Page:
Photography exhibit opens at Beacon Institute Gallery
By Alison Rooney
Living in the Hudson River Valley since 1966, Linda Hubbard thought she had a well-developed sense of the landscape. Working at IBM by day, she was always an avid natural-history photographer and a keen flier as well. “I always get the window seat,” she said. Her enthusiasm for flight was handed down to her daughter, who received a helicopter license, taking Hubbard along with her on some of her practice flights over New Hampshire.
Combining these two interests, in 2007 Hubbard set out on a photographic mission, taking three rides in a helicopter piloted by a friend of her daughter’s, flying along the Hudson, covering areas from the Bear Mountain Bridge to Rhinecliff Bridge, with the door off expressly to photograph this region from above. Her aim was not only to document but to explore a new perspective and think about the interrelation between nature and man — past, present and future.
The results of those trips are displayed in a 22-image exhibit, As the Crow Flies, which opens at the Beacon Institute for Rivers and Estuaries’ gallery, 199 Main St., Beacon, from 5 to 7 p.m. on Second Saturday, Dec. 8, running through March 2. The images are accompanied by short historical research write-ups, also by Hubbard, which include other photographs telling the story of the different locations, thereby tying in with Beacon Institute’s goal of having an education component to each of the exhibitions.
Hubbard, who co-owns Beacon’s 9-year-old RiverWinds Gallery, is a force in the regional arts community. Currently president of the Beacon Arts Community Association and chair of Art Along the Hudson, she serves on the advisory board of Dutchess County Tourism, is past president of the Hudson Valley Artisans’ Guide, and was the 2011 recipient of the Business Excellence Award for Tourism from the Dutchess County Economic Development Corporation.
Flying in a R22 helicopter, which “resembles a bubble on a lawnmower,” according to Hubbard, each of the flights, made in August, September and October of 2007, took about two or three hours. Hubbard was surprised by the physical nature of the experience itself. “I thought I would be bolted to the seat, but it’s actually more like just a seatbelt found in a car — you’re constantly moving and it was easy to lean out.” Hubbard found herself asking the pilot, “Could you move to the right?” only to be answered by, “Not if you don’t want us to crash into this mountain!”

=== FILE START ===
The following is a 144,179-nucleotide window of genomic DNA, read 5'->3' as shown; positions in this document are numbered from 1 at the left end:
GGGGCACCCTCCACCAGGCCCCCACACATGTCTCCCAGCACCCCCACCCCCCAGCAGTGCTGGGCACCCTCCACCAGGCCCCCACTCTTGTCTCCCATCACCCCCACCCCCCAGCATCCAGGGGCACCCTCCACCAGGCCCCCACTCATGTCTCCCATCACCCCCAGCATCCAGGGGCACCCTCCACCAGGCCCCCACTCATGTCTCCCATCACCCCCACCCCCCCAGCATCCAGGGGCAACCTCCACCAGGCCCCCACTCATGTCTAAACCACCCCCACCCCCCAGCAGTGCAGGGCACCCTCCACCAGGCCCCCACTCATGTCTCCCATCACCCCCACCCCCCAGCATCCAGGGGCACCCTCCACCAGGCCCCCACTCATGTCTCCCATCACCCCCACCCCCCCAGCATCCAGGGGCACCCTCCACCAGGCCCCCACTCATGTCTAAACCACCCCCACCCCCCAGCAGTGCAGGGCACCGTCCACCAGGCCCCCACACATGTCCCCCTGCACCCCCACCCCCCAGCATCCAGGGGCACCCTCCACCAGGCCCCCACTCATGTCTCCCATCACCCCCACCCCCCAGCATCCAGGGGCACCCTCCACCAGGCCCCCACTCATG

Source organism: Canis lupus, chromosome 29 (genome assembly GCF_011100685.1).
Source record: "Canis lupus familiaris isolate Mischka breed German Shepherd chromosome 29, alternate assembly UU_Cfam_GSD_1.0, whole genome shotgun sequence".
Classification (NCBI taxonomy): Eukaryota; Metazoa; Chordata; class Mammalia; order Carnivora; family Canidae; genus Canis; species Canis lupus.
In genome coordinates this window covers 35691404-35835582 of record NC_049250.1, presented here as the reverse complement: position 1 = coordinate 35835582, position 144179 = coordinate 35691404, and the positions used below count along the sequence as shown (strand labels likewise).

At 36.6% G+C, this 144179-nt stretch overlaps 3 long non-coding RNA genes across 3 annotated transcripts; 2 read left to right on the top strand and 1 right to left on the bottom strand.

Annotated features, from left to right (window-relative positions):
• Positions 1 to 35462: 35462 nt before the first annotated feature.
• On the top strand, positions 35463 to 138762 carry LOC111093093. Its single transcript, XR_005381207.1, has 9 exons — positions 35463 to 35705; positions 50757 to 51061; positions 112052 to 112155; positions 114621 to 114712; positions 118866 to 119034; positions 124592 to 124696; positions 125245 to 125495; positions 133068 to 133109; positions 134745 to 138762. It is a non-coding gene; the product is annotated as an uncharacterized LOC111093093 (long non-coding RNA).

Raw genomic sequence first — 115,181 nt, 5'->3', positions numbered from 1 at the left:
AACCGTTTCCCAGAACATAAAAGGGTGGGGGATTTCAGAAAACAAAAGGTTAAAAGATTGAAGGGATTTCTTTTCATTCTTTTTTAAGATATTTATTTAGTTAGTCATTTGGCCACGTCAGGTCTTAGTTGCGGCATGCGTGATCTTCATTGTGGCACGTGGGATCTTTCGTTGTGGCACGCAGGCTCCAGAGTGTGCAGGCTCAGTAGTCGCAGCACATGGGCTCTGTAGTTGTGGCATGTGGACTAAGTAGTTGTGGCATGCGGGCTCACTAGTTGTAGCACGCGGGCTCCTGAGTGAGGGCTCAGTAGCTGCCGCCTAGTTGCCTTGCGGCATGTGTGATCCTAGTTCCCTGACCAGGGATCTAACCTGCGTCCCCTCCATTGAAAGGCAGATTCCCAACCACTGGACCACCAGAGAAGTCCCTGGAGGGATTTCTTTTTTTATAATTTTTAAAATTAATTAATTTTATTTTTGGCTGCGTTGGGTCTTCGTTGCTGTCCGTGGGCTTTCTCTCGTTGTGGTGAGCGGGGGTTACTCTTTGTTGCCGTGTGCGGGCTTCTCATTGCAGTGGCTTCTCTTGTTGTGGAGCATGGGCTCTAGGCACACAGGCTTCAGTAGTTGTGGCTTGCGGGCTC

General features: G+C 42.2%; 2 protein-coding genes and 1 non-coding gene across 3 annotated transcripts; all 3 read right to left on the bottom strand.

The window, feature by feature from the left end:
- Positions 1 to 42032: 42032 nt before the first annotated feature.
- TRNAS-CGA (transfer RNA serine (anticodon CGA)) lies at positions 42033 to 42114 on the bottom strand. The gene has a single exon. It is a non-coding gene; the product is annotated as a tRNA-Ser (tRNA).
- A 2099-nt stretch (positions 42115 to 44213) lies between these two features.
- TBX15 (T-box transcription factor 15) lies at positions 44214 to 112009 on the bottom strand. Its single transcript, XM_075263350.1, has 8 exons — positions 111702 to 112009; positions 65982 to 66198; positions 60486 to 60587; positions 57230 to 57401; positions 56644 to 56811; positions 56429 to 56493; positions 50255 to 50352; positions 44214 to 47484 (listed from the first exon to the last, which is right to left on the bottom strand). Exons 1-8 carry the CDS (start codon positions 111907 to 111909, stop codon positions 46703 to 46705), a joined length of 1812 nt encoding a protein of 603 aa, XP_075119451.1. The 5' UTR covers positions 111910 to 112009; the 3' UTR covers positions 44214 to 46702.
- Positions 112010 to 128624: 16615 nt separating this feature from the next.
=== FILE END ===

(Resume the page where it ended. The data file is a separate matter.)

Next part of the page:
Although the constant work to make the adjustments borne of constant motion and shifting light made the process “exhausting,” it was well worth it, said Hubbard. “It’s a feeling of freedom to go. If you haven’t flown in a helicopter, you haven’t flown. Being a photographer, you’re constantly looking through your lens and constantly composing in your mind. Add that to the helicopter, where you’re now seeing a new perspective on things. It’s so different from just walking along holding a camera.”
The flights came to an end in October partially because “it got really cold up there by then, but the change in the quality of air was very interesting,” she said. “In October it was so crisp and clear compared to the summer haze of August. The image quality is very different.”
Hubbard found the imprint of history made vivid from above in ways sometimes obscured below. “Why West Point is named as it is was so clear, looking down at it. Knowing that Constitution Marsh used to be a rice paddy, you can see the channels that were created for that purpose; you can’t from a kayak. At the Foundry site, you can see how the brook gave the hydraulic power needed for the industry — the scope of it all, not just the remnants you see walking around. From above, the relationship between man and the environment is more obvious.”
Hubbard gained not just a new visual perspective by looking at the earth from above, she experienced philosophical changes as well. “You get to a different place up there; you come up with new ideas and answers,” she said. “If there are lessons to be learned, they’re about looking at how man and nature interrelate. Are we helping or hurting what we’ve been given? When you fly in a helicopter, you realize this is one of the most beautiful places on earth. I’ve been to places like New Zealand and Australia, and this compares with them. We have a special treasure here. These photos help people think about what an important gift we have and how important it is to save this gift.”
Gallery hours are Monday through Thursday, 9-5; Fridays, 9-1; Saturdays, 11-5 (Second Saturdays of the month 11-8); and Sundays, 12-5. More information can be found at bire.org or by calling the gallery at 845-838-1600, Ext. 10. Attendees for the reception are asked to register online.